MCPS holds discussion on suicide at Spring Hill
Daily Herald - 3/3/2017
March 03--Students, parents, teachers and counselors all gathered inside the quiet halls of Spring Hill High School's library on Tuesday to talk about one of the darkest subjects in mental health, suicide.
"There are a lot of people at our school that you can definitely see that are struggling," Columbia Central sophomore Michaela Gaines, 16, said. "Me, I don't really like going up to people, asking them, but coming here, it just let me know what I should do as far as the
counselors or speaking to their parents. It helps me know the next step."
The discussion followed the recent loss of a student at Spring Hill High School.
"It's a tragic loss," Maury County Public Schools Supervisor of Counseling & Mental Health Dr. Robb Killen said following the meeting. "We hate for any family in any school district to go through the loss of a student. Sometimes, there seems to be something so tragic about the loss of a student by suicide and all the questions that people begin to ask themselves."
Killen said Spring Hill's counselors have done an excellent job of working with students and parents.
The event was co-hosted by Maury County Pubic Schools and the Tennessee Suicide Prevention Network, a grassroots association which includes counselors, mental health professionals and physicians dedicated to implementing the state's suicide prevention strategy.
"Spring Hill High School is very proactive with the current legislation, which requires schools to have a prevention policy and intervention," Tennessee Suicide Prevention Network Executive Director Scott Ridgeway said, following his talk with Maury County's community members. "Anytime we have reached one person, we are doing what we need to do, because one suicide is one suicide too many."
To those in attendance, Ridgeway emphasized there are many resources available for those who are thinking about harming themselves and those who suspect someone they know might do so.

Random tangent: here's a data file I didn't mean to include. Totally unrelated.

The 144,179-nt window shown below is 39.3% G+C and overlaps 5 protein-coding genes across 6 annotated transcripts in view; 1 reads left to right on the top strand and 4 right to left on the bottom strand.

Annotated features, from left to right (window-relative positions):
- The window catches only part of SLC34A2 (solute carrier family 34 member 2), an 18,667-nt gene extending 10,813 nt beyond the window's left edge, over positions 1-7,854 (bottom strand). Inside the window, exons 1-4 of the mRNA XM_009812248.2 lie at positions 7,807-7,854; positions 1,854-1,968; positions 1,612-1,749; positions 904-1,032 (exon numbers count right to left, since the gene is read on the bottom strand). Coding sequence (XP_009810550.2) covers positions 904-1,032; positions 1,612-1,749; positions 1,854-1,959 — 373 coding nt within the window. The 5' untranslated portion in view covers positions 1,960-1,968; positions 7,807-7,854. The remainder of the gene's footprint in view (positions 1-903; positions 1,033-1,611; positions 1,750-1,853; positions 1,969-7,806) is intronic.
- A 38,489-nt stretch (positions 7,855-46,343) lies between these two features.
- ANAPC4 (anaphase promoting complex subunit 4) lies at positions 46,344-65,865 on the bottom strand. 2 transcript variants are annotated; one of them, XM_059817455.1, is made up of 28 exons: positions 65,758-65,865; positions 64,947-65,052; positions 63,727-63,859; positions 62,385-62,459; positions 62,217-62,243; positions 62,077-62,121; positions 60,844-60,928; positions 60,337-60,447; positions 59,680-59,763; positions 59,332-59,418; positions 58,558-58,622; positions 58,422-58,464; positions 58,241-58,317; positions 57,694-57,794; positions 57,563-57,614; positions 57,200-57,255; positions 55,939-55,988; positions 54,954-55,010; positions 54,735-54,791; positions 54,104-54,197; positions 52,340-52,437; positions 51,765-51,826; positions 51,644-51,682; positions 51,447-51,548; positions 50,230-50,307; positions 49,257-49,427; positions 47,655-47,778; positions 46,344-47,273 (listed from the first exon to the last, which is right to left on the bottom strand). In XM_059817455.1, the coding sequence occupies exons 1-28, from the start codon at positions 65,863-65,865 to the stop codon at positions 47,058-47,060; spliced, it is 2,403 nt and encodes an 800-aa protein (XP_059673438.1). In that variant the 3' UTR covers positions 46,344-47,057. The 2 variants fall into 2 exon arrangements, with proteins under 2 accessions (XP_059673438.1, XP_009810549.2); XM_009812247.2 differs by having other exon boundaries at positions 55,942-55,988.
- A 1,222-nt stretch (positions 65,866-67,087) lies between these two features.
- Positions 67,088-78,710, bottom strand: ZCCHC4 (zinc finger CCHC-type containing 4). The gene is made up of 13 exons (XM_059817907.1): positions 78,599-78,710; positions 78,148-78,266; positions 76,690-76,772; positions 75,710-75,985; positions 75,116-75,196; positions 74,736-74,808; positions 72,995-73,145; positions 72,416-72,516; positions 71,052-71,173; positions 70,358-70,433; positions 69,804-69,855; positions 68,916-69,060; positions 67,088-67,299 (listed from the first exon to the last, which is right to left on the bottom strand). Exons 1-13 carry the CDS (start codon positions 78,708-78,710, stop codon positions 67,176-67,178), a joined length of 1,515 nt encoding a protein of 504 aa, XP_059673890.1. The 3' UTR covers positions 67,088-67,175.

"I think it helps a lot," Columbia Central sophomore Brittney Trew, 16, said. "You don't really know what you should say to them. I didn't know about all the crisis services that are available to us."
Ridgeway encourage all those in a crisis to contact the National Suicide Prevention Hotline at 1 (800) 273-741 or text TN to 471-471 for immediate help.
"Students need to realize that no matter what struggles or difficulties they are having in life, we know that it is difficult to live as a child these days," Ridgeway said. "There a lot of other stressors that kids can't get away from where five, 10 years ago, kids could get away from those things. With social media, you are always in the mix. There is always something going on and I want to encourage kids that there is help out there."
The members from the Tennessee Suicide Prevention Network were joined by the members of Cowboy Up, a local Junior Auxiliary project with the goal of spreading the message of suicide awareness and prevention.
"Anything to create awareness and educate the public, that is what we are about," Cowboy Up founder Regina Perry said following the evening's talk.
Every year, the organization hosts a talk with all the 7th graders in Maury County Public Schools and hosts community events with the goal of sppeading awareness of suicide prevention, education and hope.
Cowboy Up also meets with students from other school districts across the state.
"Awareness is the main thing, but it's all about connecting people with resources, whether it is the student's family, faculty or anybody who needs that help," said Troy Coleman, a country rap artist and spokesperson for Cowboy Up.
The organization is scheduled to meet with students at Whitthorne Elementary School next week.
"It's wonderful to see all these resources and organizations willing to come out and be available to the community," Killen said. "It's a combined effort. We are trying to attack this combined effort of suicide. Mental health is something that we are just trying to attack head on, from all different angles. We are trying to get out there and use our ears to listen and ask the right questions."
Killen has developed a suicide threat protocol for the educators of Maury County, giving students and teachers resources in how to identify students and preventing the act.
Ridgeway commended the initiative and mentioned that Maury County's program has become a topic of discussion on the state level.
"It's a work in progress," Killen said of the new program. "But it has been wonderful to approach a suicidal threat in school. It's helping to expedite things and it has created a consistency throughout the district."
The new initiatives were first implemented in summer 2016, shortly after Killen's arrival in the school district.
For more information on suicide and suicide prevention, visit tspn.org.
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